First, kudos to you for deciding to make your own almond milk, most are satisfied with picking it up off of the shelves. Convenience is king. Unfortunately, our affinity for convenience puts our health in jeopardy. The additives found in the majority of today's brands often come with some harmful side effects. Making your own is always the best choice.
Now, on to the good stuff...
Choosing Your Almonds
Before we learn how to make almond milk, we need to discuss just which almonds work best. Generally, the rule is: "Use Raw Almonds"
What does "raw" mean? Raw almonds are untreated nuts that still contain their natural nutritional value. Their fats, enzymes, and other beneficial contents are intact.
There are almonds on the market that are being labeled "raw", but have undergone some processing, most frequently pasteurization.
Distributors are permitted to label these almonds raw, even though they are pasteurized. They are not required to release that information.
Does processing affect taste?
Well, if this is your first attempt to learn how to make almond milk, you may have limited room for comparison. If you've been exposed to really raw almonds, then you are aware of the difference.
Not only does pasteurization affect taste, but nutritional value as well. Some have suggested that it's effect on the nutritional value is the reason why distributors are required to pasteurize their almonds. Almonds are natural sources of Vitamin B17, which is extremely effective in cancer treatment. Pasteurization kills Vitamin B17. Others argue that it was a precautionary measure developed after a salmonella outbreak earlier this century. Draw your own conclusions, we're not suggesting anything. Moving on...
How do you distinguish the real from the fake raw almonds?
I tend to look for almonds not grown in the U.S. Perhaps that is a bit prejudiced, but it's been working. I just try to play it safe. There is one domestic farm, that I know of, that still distributes truly raw almonds.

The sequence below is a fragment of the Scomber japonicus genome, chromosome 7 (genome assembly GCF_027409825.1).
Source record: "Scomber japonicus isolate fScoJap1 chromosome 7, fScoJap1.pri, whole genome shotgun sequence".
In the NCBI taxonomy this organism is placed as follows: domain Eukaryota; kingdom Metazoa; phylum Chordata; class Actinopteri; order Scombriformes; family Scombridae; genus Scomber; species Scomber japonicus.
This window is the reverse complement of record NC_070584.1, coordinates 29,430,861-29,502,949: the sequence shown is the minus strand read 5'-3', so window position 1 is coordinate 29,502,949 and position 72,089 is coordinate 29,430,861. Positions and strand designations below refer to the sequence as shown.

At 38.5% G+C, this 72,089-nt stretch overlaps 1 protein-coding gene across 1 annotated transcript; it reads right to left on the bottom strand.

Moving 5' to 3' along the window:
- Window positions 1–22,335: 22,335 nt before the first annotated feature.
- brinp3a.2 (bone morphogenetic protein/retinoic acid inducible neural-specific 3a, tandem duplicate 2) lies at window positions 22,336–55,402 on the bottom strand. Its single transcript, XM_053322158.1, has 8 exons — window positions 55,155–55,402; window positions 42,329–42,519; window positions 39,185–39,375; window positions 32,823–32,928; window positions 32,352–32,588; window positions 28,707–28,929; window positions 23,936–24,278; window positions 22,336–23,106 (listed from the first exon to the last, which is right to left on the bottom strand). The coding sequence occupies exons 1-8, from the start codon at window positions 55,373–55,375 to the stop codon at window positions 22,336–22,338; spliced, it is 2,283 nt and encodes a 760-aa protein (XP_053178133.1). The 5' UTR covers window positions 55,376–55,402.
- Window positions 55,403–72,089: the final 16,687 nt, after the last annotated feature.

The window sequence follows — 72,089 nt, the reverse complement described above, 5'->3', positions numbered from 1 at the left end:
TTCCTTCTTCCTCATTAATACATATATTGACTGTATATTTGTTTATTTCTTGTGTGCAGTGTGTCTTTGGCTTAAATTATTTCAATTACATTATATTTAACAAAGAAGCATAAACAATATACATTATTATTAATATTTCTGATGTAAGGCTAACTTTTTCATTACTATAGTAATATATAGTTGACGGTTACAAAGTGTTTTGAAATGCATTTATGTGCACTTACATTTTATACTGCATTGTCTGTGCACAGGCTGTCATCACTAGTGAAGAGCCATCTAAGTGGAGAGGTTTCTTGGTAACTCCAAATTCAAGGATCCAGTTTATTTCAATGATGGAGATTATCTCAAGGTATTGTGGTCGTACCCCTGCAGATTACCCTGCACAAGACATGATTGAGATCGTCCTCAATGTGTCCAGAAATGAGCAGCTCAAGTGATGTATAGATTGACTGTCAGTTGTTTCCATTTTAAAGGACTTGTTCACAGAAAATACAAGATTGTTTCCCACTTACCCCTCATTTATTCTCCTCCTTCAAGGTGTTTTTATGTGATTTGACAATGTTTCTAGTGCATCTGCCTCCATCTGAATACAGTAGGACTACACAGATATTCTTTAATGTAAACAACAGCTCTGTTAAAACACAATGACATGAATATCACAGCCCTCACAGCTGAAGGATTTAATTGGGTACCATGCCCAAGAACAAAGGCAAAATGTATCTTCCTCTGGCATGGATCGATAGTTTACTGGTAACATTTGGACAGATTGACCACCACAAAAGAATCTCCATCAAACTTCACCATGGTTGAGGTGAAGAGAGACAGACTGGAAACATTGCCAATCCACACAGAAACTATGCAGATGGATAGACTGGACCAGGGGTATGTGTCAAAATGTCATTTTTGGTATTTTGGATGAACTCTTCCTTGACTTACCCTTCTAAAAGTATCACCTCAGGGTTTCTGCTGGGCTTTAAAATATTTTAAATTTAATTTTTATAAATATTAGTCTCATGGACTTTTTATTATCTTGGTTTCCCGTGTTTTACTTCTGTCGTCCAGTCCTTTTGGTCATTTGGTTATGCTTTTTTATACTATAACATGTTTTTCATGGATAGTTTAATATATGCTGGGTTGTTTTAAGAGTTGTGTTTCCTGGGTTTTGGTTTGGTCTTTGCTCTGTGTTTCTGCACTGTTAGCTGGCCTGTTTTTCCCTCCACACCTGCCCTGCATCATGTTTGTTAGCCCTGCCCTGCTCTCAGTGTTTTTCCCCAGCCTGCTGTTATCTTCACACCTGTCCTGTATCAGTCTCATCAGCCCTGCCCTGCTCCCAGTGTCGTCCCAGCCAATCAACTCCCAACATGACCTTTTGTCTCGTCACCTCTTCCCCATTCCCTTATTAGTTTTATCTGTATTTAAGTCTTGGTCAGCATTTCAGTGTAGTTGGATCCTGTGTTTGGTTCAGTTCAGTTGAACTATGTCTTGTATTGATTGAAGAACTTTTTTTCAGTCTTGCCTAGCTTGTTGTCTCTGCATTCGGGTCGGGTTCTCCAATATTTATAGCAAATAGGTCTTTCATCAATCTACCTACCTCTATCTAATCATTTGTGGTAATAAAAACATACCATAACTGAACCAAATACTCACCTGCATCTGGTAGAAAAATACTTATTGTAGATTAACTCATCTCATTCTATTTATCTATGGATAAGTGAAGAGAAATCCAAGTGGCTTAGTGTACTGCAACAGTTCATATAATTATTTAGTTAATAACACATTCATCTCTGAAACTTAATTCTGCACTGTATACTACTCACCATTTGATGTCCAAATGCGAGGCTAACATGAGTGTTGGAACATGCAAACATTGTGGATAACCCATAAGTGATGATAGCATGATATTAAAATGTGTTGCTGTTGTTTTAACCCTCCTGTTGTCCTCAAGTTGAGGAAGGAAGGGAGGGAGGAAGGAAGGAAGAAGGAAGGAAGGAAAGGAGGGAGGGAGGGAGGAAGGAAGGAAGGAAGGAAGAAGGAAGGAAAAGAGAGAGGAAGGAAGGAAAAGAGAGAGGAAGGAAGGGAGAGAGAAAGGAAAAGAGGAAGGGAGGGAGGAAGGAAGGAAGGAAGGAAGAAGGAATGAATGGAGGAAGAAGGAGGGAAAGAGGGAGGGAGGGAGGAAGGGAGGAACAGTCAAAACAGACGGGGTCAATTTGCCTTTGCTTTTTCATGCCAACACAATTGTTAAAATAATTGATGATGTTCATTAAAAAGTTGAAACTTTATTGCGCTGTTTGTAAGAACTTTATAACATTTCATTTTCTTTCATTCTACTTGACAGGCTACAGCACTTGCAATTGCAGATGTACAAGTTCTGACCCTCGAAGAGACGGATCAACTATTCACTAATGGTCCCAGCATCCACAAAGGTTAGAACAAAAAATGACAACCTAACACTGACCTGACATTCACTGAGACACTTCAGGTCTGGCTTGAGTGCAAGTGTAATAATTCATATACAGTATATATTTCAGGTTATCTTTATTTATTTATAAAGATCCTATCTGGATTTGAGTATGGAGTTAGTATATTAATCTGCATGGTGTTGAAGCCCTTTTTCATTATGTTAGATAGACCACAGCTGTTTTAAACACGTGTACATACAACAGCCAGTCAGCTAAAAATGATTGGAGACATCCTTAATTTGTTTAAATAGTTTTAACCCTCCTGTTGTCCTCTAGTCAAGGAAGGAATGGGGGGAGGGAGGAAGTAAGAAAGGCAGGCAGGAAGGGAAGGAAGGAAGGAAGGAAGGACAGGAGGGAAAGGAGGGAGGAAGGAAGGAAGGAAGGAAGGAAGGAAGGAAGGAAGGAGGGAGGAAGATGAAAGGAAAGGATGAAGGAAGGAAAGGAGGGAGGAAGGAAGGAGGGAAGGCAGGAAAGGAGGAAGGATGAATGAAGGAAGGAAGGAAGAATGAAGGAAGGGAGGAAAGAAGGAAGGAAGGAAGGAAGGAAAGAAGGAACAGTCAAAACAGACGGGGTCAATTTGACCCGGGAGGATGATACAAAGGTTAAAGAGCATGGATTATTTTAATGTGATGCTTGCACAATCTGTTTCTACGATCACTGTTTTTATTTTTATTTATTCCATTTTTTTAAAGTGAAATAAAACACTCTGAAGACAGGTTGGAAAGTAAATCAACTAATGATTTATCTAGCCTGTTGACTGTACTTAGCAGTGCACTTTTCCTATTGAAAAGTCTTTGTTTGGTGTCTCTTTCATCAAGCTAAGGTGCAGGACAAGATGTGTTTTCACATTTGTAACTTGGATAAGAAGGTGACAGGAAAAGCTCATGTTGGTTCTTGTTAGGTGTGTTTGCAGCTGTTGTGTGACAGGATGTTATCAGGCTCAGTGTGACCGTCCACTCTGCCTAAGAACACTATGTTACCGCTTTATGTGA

If that's not the approach you wish to take, there are certain characteristics of truly raw almonds that may help. Unprocessed almonds are usually larger, flatter, and most notably, more money.
The Shopping List
Tip: I've found that if I ask the attendant how to make almond milk, they point me in the direction of the best quality ingredients. Most appreciate you seeking their expertise.
Here's what you'll need:
Step 1: Soak Your Nuts
Whether you are learning how to make almond milk, hemp milk, cashew milk, or any other nut milk, you must soak your nuts.
Soaking the nuts makes the blending process much easier on whatever equipment you may be using. Submerging the almonds in water also helps to release some of its enzymes, which is good news for your body.
How long should you soak? Well, I let my nuts soak over night, that way I know for sure they're just right for my blender. I would soak a minimum of 4 hours if you can't wait all night.
Step 2: Blend It Up
Once you've soaked your nuts, just put them in the blender. Add some water and you're ready to get started.
How much water? Well most suggest you follow the 3 to 1 rule. If you're using 1 cup of almonds, add 3 cups of water.
Depending on which sweetener you use, you may want to add it now. If you're working with dates, add them now, because they are tough to break down. When I use vanilla or honey, I usually mix it in after straining. That's just a personal preference, whenever you add your sweetener is totally up to you.
Blend until mixed well. The time will vary depending on the type of blender you are using. I usually blend for just over a minute.
Step 3: Strain It
This part of learning how to make almond milk can be quite fun. I usually get my kids involved, and let them have at it.
If you're using a sieve, place it over a bowl or any large container (to avoid a mess). Pour the mixture, in small amounts, into the sieve. Make sure you get every drop. Don't be afraid to get your hands dirty. Push the liquid through that pulp.
The nut bag method can be a great work out. Place the bag over a container (again, to make clean up much easier on yourself), pour the mixture into the bag, and SQUEEZE. Squeeze and twist the milk out there. Let me just say, since I've adopted this method, I can crack walnuts with my bare hands. Well, not exactly, but there's more definition in my arms. That's something.
What to do with the pulp? I actually save it for other recipes like maybe a smoothie or some ice cream. Get creative; it'll definitely save your wallet some aggravation.
Add it to your morning cereal, bake with it, or just treat your taste buds to a tall glass! However you use it, it's sure to be DELICIOUS!